One way to get some insight into the way things are in the present is to imagine how things would have turned out had some key historical issue been resolved differently. What if the Germans had won WW2? What if Apple had licensed the Mac interface in 1986? What if Los Angeles hadn't torn up miles of streetcar lines to build highways? And so forth. The imagined outcome doesn't have to be better than the present situation, of course, or even entirely plausible. But thinking about historical contingencies can be a good way of seeing otherwise subtle connections between events, ideas, and people.
Historians call these "counterfactuals;" science-fiction writers call them "alternate histories." Most people just think of them as "what if..." stories, which is just what OutlookIndia calls them in its special issue of essays about how India -- and, sometimes, the world -- would be different today had various historical events turned out differently. Even for those of us not steeped in the details of South Asian history, the essays make for fascinating reading; not only do the stories provide insights into how present-day India actually came about, they reveal the concerns that modern Indian historians (and amateur historians) have about India's place in the world.
A list of some of the What If... stories should get most of you clicking over (the alternate history buffs hit the link quite awhile ago):
...and so forth. Some of the stories require some knowledge of Indian history, but most can be appreciated even if you don't know your Patel from your Jinnah.
Cool! I'm really into alternate histories. But I prefer divergences going further back, especially imagining that the "good guys" won at critical turning points in the early modern period.
For example, imagine if the Levellers had succeeded in turning England into a decentralized republic, a loose federation of shires and hundreds, torn down the enclosures of the previous century, and guaranteed the property rights of copyholders and other customary tenants. No Navigation Acts, no mercantilism, no Empire. The English industrial revolution would have taken place without a propertyless class of wage-laborers forced to sell themselves in a buyers' market, and without the Combination Act. With the bargaining power of labor increased, industrialization might have taken a much more cooperativist turn.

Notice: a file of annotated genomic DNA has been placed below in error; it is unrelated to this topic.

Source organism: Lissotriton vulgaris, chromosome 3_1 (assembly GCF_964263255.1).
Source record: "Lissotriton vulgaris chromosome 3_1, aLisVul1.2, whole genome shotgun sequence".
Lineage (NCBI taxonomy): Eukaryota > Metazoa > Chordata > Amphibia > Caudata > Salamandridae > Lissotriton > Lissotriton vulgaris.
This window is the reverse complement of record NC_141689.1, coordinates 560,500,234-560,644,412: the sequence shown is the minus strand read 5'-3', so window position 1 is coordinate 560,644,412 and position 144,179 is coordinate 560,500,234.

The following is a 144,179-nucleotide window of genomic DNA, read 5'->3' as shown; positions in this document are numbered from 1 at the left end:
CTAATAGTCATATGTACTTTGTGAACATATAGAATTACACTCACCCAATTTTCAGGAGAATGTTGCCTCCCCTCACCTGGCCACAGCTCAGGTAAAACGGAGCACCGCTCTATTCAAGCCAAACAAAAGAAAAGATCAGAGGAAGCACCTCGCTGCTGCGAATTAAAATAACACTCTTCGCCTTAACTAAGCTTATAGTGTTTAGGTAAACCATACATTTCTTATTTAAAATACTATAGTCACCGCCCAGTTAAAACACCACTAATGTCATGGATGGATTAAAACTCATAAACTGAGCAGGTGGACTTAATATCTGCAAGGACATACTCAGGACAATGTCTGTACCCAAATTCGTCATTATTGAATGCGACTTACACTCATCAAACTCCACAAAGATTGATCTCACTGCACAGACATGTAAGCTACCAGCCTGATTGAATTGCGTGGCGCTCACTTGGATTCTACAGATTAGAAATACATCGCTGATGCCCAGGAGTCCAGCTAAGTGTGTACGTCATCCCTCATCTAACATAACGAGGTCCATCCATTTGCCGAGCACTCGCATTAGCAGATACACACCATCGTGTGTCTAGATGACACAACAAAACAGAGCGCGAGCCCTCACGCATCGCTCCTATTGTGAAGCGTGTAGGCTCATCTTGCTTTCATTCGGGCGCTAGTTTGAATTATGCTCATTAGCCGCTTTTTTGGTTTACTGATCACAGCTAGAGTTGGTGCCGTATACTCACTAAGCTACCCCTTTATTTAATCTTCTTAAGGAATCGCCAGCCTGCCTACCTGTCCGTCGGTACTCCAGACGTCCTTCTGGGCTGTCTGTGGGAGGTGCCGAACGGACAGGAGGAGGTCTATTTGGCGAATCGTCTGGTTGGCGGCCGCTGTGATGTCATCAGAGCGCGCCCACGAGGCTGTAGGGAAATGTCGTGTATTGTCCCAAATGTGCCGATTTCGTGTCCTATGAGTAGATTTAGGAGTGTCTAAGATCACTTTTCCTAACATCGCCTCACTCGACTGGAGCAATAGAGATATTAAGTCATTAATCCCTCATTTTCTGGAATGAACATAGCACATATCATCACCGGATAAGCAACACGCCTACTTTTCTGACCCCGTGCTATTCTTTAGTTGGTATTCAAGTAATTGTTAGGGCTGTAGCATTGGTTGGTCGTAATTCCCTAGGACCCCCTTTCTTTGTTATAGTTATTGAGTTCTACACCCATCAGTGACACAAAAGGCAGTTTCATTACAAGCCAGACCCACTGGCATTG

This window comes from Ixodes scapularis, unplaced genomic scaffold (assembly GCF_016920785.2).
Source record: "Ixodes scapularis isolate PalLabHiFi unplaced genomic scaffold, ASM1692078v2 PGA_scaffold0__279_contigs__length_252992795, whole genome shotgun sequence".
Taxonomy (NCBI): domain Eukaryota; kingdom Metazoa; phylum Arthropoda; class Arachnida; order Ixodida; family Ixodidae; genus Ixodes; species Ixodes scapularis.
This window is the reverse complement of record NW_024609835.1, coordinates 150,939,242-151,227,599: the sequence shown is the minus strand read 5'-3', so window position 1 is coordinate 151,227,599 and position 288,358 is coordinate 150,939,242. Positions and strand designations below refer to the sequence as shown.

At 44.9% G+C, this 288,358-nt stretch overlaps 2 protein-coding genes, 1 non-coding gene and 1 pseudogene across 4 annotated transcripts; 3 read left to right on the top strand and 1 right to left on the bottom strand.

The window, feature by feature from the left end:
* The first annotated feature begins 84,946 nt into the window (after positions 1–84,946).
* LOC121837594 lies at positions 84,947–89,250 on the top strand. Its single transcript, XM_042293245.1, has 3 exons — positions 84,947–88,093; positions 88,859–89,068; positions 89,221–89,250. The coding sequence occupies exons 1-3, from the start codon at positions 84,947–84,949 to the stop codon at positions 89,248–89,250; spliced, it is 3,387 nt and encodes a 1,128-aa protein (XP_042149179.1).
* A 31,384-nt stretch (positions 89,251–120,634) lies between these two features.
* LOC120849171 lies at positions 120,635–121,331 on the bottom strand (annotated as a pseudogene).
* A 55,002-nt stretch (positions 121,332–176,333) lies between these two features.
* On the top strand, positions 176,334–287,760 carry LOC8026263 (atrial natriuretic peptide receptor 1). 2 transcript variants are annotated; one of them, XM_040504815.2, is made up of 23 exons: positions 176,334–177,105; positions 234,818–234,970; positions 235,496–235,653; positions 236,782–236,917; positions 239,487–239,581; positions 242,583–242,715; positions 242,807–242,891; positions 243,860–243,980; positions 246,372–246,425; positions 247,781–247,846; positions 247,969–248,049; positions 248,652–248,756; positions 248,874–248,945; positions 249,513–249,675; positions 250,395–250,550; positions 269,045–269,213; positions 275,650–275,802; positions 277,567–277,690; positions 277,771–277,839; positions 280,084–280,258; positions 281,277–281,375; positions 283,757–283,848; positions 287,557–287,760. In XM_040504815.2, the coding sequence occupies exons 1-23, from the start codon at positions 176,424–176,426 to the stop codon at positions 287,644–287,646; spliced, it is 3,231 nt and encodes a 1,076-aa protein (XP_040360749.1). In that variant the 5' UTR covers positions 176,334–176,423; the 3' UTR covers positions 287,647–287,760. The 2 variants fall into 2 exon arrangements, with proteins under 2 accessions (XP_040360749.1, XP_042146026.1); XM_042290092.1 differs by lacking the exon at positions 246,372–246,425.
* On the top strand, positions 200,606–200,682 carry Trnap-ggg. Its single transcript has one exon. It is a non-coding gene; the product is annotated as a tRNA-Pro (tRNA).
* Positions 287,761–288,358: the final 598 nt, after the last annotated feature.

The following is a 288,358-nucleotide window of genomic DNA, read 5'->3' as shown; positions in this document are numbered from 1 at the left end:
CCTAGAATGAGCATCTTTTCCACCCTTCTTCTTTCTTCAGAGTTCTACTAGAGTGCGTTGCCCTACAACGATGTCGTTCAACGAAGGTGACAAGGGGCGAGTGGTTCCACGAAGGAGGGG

In India, in the meantime, the native textile industry would have survived, and would probably have adopted steam power independently.
And of course, no corporate "system of world order" with the U.S. as "hegemonic power," as Sam Huntington put it. No permanently militarized economy, no national security state...
Imagine: a world owned and managed by the people who actually do the world's work. The difference between our world and that one is the difference between night and day.
Personal favorite alternate history story: Philip K. Dick's The Man in the High Castle. The story takes place after WWII in a world where the Germans and Japanese won the war - the nice twist is the focus on a mysterious underground book that ponders: what if the Americans had won WWII?
Kevin, you read Kim Stanley Campbell's "The Years of Rice and Salt" yet?